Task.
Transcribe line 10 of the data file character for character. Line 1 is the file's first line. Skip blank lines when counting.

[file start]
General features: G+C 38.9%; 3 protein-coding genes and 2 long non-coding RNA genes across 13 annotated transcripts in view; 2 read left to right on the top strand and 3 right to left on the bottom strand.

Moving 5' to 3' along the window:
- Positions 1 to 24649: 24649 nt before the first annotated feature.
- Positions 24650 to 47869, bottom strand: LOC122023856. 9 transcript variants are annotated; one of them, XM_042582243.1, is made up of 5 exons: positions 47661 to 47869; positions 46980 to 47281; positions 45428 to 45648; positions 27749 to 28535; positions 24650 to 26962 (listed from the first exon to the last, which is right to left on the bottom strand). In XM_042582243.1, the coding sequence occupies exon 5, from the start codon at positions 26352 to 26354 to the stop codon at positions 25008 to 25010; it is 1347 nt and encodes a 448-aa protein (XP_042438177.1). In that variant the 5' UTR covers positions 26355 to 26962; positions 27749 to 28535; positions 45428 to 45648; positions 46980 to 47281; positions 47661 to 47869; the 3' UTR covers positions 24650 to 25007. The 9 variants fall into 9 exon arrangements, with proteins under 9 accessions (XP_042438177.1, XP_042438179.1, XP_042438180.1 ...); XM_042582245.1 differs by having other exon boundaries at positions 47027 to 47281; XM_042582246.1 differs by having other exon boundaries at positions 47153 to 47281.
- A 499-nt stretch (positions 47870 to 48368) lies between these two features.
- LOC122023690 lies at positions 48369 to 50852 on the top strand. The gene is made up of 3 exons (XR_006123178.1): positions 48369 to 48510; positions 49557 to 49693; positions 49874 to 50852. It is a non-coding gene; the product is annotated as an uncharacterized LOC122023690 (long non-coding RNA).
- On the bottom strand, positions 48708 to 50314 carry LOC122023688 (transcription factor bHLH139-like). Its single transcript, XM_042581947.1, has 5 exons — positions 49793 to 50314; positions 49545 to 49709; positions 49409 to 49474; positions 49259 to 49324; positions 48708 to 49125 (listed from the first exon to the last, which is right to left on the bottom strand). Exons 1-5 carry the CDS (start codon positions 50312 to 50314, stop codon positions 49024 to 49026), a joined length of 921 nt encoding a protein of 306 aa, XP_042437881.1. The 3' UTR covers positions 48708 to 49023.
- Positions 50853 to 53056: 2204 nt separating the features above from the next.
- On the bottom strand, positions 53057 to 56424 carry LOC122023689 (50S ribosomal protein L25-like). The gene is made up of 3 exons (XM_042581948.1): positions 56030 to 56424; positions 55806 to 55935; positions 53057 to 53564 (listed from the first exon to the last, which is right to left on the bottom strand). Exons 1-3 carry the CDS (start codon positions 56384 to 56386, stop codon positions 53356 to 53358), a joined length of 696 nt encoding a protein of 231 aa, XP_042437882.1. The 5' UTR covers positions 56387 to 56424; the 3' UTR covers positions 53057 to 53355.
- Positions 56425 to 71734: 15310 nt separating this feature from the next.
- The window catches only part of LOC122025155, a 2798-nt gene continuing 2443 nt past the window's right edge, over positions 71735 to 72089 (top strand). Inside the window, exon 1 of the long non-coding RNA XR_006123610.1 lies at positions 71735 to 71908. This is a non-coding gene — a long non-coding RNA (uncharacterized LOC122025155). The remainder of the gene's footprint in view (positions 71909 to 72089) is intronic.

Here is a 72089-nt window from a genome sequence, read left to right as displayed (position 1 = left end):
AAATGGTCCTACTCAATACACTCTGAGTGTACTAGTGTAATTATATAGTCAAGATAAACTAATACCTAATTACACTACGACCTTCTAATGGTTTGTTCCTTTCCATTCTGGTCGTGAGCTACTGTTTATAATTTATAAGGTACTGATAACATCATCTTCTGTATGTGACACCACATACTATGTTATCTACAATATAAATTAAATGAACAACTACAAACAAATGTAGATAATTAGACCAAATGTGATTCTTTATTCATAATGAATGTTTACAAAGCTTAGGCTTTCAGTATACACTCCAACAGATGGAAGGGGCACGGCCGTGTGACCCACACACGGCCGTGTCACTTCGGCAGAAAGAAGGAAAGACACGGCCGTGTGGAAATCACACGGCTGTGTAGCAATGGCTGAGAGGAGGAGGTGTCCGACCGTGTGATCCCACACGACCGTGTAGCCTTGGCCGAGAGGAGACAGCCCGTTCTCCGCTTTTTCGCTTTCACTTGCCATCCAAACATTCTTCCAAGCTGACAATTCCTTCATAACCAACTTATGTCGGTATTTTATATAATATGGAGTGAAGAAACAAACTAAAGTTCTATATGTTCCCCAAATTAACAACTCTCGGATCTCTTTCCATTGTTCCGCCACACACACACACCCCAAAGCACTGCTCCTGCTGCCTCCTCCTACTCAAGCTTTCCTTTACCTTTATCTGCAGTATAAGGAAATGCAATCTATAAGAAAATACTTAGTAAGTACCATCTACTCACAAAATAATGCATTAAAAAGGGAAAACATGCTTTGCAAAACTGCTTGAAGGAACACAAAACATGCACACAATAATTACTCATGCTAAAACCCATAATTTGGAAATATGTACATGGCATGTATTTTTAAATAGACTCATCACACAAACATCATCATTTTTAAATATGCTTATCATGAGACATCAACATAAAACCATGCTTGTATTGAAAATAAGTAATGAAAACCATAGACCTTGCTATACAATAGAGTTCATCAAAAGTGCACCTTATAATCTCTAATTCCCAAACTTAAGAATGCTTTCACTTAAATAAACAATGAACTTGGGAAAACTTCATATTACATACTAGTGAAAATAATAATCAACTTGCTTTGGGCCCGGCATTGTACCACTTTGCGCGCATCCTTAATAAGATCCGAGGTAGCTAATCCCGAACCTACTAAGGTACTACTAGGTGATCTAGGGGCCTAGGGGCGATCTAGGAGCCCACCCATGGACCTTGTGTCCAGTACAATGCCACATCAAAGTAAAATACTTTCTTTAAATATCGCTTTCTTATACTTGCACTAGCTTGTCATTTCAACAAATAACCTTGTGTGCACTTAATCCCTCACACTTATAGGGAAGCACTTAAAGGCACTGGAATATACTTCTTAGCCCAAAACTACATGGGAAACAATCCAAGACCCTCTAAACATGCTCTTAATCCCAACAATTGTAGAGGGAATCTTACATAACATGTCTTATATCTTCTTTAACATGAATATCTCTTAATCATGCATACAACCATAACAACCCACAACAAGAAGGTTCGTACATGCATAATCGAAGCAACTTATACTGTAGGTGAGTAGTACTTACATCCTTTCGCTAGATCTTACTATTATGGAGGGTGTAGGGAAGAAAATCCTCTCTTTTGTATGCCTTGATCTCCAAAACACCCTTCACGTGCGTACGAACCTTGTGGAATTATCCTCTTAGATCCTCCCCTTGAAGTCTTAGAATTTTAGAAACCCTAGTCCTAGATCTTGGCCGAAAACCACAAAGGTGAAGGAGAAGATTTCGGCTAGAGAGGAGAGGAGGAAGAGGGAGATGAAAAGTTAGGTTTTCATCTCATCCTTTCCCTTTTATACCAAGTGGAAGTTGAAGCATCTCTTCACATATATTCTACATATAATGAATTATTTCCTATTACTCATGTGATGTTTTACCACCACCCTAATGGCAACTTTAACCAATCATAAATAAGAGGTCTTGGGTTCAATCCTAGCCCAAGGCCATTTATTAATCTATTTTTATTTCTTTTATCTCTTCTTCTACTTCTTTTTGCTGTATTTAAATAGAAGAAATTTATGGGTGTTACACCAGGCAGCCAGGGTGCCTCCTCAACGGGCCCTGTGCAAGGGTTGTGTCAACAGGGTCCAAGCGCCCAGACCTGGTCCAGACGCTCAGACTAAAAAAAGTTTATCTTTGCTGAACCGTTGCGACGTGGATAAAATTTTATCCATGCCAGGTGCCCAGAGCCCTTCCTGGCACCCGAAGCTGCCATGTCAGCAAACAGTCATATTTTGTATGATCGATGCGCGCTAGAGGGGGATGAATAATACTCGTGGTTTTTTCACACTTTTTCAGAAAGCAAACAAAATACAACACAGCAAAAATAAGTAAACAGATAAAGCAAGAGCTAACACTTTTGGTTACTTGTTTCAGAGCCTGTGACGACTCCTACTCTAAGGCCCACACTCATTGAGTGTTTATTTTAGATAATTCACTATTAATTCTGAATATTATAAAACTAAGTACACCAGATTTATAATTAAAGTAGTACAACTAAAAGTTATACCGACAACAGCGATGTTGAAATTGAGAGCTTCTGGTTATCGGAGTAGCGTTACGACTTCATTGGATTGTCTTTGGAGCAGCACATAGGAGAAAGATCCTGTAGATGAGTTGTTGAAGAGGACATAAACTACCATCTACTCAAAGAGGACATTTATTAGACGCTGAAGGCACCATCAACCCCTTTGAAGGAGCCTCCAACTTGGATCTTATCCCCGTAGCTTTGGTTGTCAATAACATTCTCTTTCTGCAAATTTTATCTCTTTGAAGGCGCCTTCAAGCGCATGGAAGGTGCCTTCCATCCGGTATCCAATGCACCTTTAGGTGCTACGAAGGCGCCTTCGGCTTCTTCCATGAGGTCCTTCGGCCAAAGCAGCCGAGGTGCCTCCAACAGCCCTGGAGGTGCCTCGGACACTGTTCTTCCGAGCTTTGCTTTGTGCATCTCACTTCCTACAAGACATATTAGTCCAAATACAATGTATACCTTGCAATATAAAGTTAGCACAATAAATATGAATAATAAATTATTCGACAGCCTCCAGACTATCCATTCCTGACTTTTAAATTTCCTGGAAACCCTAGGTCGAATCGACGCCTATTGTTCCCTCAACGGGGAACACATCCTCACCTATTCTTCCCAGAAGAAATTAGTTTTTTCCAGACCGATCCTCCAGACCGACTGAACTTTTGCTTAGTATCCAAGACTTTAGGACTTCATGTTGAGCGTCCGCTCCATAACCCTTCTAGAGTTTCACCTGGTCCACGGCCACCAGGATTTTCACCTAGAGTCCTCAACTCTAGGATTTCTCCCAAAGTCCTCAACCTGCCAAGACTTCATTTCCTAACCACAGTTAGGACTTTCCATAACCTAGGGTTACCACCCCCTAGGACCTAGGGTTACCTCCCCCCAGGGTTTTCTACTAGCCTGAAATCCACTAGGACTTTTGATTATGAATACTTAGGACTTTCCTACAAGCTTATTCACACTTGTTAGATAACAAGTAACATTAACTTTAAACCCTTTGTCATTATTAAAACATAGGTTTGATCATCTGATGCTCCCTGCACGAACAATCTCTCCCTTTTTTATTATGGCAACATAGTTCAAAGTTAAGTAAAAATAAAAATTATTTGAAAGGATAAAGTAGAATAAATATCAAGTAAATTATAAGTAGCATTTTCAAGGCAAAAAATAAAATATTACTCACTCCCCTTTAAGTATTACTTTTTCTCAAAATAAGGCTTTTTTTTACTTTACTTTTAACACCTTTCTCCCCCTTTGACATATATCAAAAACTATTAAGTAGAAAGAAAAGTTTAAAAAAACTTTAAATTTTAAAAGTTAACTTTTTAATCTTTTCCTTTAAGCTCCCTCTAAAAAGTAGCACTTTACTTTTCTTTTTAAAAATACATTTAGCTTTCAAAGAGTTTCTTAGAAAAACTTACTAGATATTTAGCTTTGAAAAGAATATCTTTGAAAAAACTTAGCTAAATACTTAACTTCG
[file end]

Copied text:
- Positions 56425 to 71734: 15310 nt separating this feature from the next.